The Prosecution wants to treat this case severely, and therefore impose a full  nine months’ imprisonment and also demote the soldier one notch, from Staff  Sergeant to an ordinary Sergeant. However, the soldier's attorney, Yechiel Lamesh, asked the court to content itself with a term of three months, since "We should send a message to the fighters who risk their lives for us. We should understand and make it clear to them that to err is human and that an error, even a severe one, need not draw upon them the full severity of the law .” The defense attorney also asked that his client not be demoted, so as not to hurt the honor and dignity of this fighter of the Israel Defense Forces.

So, what the appropriate punishment for a soldier who shot and killed (not on purpose) a Palestinian worker who was going to sustain his family? Three months,  or nine months, or something in between? Will he be demoted by one notch, or would the court take care not to hurt his honor and dignity? The Court is to convene again at the end of the month and make clear if they take up the prosecution’s case or that of the defense.

But what about one who did not shoot and did not kill anyone and who in the first place refused to join the army of occupation and wear its uniform and swear allegiance to it? One who altogether refused to get himself into a situation where he would stand armed in front of thirty people whom he has never seen before and have their lives and deaths at the mercy of his finger on the trigger? What is the proper punishment for such a crime of refusal? Half a year? A year? Two years? That is not yet clear.

Half a year has already passed since Natan Blanc arrived at the IDF Recruitment Center on his call-up date, November 19, 2012, and provided the recruitment officer with a detailed and reasoned letter setting out the reasons  for his refusal to enlist. Half a year in which he is going in and out of Military Prison 6, in and out, in and out, in and out and in again.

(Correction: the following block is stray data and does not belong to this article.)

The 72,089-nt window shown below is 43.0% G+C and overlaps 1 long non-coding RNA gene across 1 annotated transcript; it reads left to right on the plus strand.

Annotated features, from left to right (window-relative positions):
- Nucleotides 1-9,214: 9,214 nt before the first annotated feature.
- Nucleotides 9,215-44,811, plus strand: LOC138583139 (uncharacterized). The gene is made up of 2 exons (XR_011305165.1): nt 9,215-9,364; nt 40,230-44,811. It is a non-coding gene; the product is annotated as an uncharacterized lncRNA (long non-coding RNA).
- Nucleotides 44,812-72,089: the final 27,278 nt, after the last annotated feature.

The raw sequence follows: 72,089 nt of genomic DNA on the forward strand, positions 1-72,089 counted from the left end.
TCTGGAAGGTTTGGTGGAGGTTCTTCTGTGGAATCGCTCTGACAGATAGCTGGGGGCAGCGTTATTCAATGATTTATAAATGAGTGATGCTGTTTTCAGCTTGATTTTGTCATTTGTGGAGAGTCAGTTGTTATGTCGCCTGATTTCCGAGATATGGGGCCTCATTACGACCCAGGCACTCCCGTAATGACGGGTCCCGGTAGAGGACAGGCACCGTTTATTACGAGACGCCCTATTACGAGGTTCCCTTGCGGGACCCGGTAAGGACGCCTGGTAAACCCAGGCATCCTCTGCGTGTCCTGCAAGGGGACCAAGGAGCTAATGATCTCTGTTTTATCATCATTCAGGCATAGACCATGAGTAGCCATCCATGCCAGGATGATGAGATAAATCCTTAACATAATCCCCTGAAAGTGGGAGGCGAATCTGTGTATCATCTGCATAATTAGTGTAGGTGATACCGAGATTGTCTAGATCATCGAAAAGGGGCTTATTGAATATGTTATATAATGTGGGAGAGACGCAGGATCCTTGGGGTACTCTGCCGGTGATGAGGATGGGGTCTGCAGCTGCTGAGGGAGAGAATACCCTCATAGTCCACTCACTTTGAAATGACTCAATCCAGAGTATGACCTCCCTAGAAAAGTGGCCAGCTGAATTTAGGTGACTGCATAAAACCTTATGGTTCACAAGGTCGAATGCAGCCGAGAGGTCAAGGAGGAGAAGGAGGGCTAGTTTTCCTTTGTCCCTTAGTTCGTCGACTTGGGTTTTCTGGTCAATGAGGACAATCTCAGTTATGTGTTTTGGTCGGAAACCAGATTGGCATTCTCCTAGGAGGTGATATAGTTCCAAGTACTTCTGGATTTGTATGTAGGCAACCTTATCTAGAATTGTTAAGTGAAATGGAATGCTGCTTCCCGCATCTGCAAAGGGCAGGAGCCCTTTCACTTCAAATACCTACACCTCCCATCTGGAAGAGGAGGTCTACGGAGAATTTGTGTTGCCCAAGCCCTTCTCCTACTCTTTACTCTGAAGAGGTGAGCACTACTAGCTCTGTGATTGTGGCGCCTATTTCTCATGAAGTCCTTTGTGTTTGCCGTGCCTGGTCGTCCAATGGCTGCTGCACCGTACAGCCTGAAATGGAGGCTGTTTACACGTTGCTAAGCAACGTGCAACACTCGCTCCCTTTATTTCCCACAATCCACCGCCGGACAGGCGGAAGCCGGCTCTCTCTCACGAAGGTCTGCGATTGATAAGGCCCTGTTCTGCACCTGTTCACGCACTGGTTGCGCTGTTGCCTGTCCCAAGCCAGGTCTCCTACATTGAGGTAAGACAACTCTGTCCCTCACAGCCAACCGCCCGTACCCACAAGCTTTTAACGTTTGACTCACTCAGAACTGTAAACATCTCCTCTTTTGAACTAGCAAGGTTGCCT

The army chose not to bring him to a military court, whose proceedings are held in public and where the defendant can have a defense attorney and set out legal arguments and also express from the dock a conscientious and principled position. Instead, Natan Blanc is being repeatedly brought before a military officer who had been authorized to serve as a Judging Officer. A trial by a Judging Officer is a much simpler and easier affair - without the presence of any public, without lawyers and without witnesses and without any complicated legal procedures. Court is held in the normal office of the Judging Officer, with nobody present except the judge and the defendant, and usually lasts all of three to five minutes. In exceptional cases it can drag on up to ten minutes. Natan Blanc has already passed through very many such mini-trials, being sent to jail sometimes for two weeks, sometimes three weeks,  sometimes a month. Each time he gets out of jail and is given another order to enlist and returns again to the office of the Judging Officer. So far he already accumulated 150 days behind bars, which is definitely not the end.

Yesterday, Friday, May 17, 2013, Natan Blanc celebrated his twentieth birthday behind bars at Military Prison 6 in Atlit. The activists of the Yesh Gvul movement came in the afternoon to celebrate with him on the mountain opposite the prison, whose summit was seen from the prison yard by several generations of refusers since the first Lebanon War in 1982. "Let's celebrate! Come with your friends, bring refreshments and party accessories, especially those which can be seen or heard from very far: balloons, ribbons, signs, noise makers, whistles etc. " was written in the invitation.  On Tuesday there will be another demonstration, held in front of the Defense Ministry in Tel Aviv, and the case of Blanc also gets increasing international attention.

Blanc told the military officers and judges that, once released from the army (and jail) he is going to do civilian service at the Magen David Adom medical rescue service. But when is that going to happen? The office of the IDF spokesman was not very forthcoming "A person liable for military service, whose application for exemption on grounds of conscience is denied, must perform a term of military service as set out in the Defense Service Act. One who refuses to do would be treated in accordance with the regular procedures." Period.

It may very well that the soldier who killed Uday Darwish will be set free earlier.